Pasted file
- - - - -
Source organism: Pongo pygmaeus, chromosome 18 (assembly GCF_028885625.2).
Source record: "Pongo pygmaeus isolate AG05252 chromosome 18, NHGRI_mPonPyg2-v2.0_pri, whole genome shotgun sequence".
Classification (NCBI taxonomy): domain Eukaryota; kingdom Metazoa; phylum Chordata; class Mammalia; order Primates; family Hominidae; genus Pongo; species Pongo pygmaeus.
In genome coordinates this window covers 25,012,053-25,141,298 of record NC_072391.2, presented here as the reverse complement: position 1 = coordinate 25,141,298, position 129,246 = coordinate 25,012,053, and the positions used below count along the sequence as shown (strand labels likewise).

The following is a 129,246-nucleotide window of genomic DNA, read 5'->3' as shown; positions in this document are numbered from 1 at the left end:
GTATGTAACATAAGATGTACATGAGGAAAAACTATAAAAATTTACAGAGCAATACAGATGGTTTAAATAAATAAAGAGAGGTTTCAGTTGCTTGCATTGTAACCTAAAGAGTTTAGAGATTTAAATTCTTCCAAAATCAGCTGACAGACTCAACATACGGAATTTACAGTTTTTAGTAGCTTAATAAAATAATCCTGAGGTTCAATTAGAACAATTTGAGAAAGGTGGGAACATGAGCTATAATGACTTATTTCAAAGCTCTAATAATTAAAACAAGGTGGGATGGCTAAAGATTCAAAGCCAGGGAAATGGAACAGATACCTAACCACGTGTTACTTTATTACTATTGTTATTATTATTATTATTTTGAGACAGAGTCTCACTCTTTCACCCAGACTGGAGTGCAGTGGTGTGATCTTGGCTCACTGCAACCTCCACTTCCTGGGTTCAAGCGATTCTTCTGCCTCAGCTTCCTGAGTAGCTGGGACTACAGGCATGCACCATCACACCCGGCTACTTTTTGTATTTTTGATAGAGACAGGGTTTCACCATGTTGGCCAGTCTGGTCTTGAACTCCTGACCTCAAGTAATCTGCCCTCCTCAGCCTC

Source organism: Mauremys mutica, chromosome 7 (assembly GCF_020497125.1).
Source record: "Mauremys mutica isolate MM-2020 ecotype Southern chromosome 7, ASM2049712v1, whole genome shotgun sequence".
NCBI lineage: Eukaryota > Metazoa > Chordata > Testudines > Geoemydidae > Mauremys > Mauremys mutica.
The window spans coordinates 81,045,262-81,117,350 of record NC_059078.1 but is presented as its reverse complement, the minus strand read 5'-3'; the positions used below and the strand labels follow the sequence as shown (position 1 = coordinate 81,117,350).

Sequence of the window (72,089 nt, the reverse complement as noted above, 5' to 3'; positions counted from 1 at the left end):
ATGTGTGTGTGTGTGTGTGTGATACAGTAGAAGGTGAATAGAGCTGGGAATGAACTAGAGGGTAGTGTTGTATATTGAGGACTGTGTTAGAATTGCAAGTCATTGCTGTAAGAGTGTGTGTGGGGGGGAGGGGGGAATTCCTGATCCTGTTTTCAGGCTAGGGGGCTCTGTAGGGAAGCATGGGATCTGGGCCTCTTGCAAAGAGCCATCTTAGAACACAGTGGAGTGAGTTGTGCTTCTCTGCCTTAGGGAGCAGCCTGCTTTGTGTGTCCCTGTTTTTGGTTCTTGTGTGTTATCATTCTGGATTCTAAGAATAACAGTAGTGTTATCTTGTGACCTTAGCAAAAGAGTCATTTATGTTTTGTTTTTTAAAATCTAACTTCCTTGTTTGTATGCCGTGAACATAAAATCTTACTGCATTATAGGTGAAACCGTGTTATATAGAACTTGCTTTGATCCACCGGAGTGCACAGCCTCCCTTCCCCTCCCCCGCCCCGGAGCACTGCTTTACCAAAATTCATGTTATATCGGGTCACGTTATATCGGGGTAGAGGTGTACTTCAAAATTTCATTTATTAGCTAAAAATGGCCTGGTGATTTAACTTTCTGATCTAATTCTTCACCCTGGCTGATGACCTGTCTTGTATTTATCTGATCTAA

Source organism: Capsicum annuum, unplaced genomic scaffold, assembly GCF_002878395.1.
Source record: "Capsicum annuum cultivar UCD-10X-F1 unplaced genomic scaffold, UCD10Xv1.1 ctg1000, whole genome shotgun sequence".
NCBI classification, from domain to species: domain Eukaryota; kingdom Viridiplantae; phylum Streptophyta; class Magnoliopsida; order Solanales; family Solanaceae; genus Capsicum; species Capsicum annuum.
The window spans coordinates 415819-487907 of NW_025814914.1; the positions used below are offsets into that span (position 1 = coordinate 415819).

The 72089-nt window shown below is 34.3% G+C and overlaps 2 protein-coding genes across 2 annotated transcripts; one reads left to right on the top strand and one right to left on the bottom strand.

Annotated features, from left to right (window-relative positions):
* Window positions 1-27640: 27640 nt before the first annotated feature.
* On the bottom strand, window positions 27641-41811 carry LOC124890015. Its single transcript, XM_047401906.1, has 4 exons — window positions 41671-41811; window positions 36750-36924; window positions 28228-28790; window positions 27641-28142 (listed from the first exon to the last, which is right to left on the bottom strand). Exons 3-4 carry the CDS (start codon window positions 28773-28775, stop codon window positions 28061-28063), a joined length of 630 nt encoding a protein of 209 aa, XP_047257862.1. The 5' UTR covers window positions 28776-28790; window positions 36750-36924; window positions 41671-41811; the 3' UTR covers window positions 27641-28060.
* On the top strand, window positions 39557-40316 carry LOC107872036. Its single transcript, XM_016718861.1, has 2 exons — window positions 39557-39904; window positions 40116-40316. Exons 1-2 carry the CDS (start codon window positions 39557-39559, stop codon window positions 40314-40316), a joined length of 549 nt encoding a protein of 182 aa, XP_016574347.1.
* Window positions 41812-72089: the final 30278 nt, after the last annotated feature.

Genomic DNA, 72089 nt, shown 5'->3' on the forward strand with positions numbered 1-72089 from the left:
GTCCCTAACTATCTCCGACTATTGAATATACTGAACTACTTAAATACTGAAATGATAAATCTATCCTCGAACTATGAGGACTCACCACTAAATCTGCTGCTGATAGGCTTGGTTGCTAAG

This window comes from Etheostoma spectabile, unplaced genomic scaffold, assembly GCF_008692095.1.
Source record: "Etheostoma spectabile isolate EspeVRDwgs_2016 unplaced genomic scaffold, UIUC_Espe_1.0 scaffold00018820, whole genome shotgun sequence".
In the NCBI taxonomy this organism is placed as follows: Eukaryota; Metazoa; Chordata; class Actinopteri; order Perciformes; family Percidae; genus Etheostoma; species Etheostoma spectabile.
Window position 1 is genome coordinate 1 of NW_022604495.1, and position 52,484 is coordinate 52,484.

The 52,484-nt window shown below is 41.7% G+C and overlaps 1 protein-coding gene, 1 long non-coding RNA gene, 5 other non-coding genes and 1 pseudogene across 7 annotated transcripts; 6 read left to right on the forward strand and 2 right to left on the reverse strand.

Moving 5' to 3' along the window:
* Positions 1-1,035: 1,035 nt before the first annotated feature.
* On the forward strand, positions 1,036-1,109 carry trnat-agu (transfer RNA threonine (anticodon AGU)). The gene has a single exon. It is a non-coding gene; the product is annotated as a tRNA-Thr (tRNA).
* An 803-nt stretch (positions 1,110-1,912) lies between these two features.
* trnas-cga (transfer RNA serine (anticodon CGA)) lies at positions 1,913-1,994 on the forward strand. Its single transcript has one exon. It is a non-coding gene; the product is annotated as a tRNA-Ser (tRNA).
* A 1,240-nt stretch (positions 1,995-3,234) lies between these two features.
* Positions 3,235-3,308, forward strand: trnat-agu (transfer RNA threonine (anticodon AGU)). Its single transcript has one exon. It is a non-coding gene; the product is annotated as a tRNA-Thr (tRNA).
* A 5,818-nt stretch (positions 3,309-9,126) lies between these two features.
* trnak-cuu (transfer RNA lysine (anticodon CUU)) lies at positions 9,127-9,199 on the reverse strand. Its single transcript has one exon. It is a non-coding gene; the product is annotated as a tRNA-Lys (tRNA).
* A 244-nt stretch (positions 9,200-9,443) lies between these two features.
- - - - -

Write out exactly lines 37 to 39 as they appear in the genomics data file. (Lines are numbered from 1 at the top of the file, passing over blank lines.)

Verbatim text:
* A 5,818-nt stretch (positions 3,309-9,126) lies between these two features.
* trnak-cuu (transfer RNA lysine (anticodon CUU)) lies at positions 9,127-9,199 on the reverse strand. Its single transcript has one exon. It is a non-coding gene; the product is annotated as a tRNA-Lys (tRNA).
* A 244-nt stretch (positions 9,200-9,443) lies between these two features.